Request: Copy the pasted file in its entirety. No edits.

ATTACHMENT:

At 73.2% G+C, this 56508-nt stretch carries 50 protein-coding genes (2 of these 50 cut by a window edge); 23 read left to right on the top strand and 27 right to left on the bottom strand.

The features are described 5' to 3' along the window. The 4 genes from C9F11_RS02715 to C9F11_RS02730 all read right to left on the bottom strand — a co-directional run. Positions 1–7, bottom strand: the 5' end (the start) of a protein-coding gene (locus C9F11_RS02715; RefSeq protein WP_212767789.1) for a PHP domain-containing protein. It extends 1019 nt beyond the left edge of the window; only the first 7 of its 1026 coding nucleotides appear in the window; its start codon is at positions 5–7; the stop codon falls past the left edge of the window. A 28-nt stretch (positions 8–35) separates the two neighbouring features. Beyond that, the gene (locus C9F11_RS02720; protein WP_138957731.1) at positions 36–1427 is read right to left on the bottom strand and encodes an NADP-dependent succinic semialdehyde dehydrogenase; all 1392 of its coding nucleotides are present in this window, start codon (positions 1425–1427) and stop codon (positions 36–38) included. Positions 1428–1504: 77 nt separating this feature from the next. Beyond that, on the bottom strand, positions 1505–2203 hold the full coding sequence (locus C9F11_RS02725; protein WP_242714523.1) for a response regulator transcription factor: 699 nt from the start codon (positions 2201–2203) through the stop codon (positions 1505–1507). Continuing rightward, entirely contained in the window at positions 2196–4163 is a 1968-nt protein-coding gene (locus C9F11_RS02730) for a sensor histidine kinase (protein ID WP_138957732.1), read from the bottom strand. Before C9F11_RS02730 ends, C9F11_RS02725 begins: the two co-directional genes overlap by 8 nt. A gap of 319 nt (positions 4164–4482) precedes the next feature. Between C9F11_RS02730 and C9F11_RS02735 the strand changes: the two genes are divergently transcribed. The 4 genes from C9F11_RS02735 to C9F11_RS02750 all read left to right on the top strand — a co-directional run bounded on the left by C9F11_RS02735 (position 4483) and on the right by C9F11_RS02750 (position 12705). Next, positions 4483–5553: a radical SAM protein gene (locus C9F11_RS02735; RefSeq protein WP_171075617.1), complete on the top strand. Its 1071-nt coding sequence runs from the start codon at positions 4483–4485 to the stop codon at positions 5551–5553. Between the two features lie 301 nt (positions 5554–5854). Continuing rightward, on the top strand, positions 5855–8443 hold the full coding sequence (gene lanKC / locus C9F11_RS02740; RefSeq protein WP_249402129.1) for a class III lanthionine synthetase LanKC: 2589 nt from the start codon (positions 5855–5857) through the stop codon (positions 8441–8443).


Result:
At 73.2% G+C, this 56508-nt stretch carries 50 protein-coding genes (2 of these 50 cut by a window edge); 23 read left to right on the top strand and 27 right to left on the bottom strand.

The features are described 5' to 3' along the window. The 4 genes from C9F11_RS02715 to C9F11_RS02730 all read right to left on the bottom strand — a co-directional run. Positions 1–7, bottom strand: the 5' end (the start) of a protein-coding gene (locus C9F11_RS02715; RefSeq protein WP_212767789.1) for a PHP domain-containing protein. It extends 1019 nt beyond the left edge of the window; only the first 7 of its 1026 coding nucleotides appear in the window; its start codon is at positions 5–7; the stop codon falls past the left edge of the window. A 28-nt stretch (positions 8–35) separates the two neighbouring features. Beyond that, the gene (locus C9F11_RS02720; protein WP_138957731.1) at positions 36–1427 is read right to left on the bottom strand and encodes an NADP-dependent succinic semialdehyde dehydrogenase; all 1392 of its coding nucleotides are present in this window, start codon (positions 1425–1427) and stop codon (positions 36–38) included. Positions 1428–1504: 77 nt separating this feature from the next. Beyond that, on the bottom strand, positions 1505–2203 hold the full coding sequence (locus C9F11_RS02725; protein WP_242714523.1) for a response regulator transcription factor: 699 nt from the start codon (positions 2201–2203) through the stop codon (positions 1505–1507). Continuing rightward, entirely contained in the window at positions 2196–4163 is a 1968-nt protein-coding gene (locus C9F11_RS02730) for a sensor histidine kinase (protein ID WP_138957732.1), read from the bottom strand. Before C9F11_RS02730 ends, C9F11_RS02725 begins: the two co-directional genes overlap by 8 nt. A gap of 319 nt (positions 4164–4482) precedes the next feature. Between C9F11_RS02730 and C9F11_RS02735 the strand changes: the two genes are divergently transcribed. The 4 genes from C9F11_RS02735 to C9F11_RS02750 all read left to right on the top strand — a co-directional run bounded on the left by C9F11_RS02735 (position 4483) and on the right by C9F11_RS02750 (position 12705). Next, positions 4483–5553: a radical SAM protein gene (locus C9F11_RS02735; RefSeq protein WP_171075617.1), complete on the top strand. Its 1071-nt coding sequence runs from the start codon at positions 4483–4485 to the stop codon at positions 5551–5553. Between the two features lie 301 nt (positions 5554–5854). Continuing rightward, on the top strand, positions 5855–8443 hold the full coding sequence (gene lanKC / locus C9F11_RS02740; RefSeq protein WP_249402129.1) for a class III lanthionine synthetase LanKC: 2589 nt from the start codon (positions 5855–5857) through the stop codon (positions 8441–8443).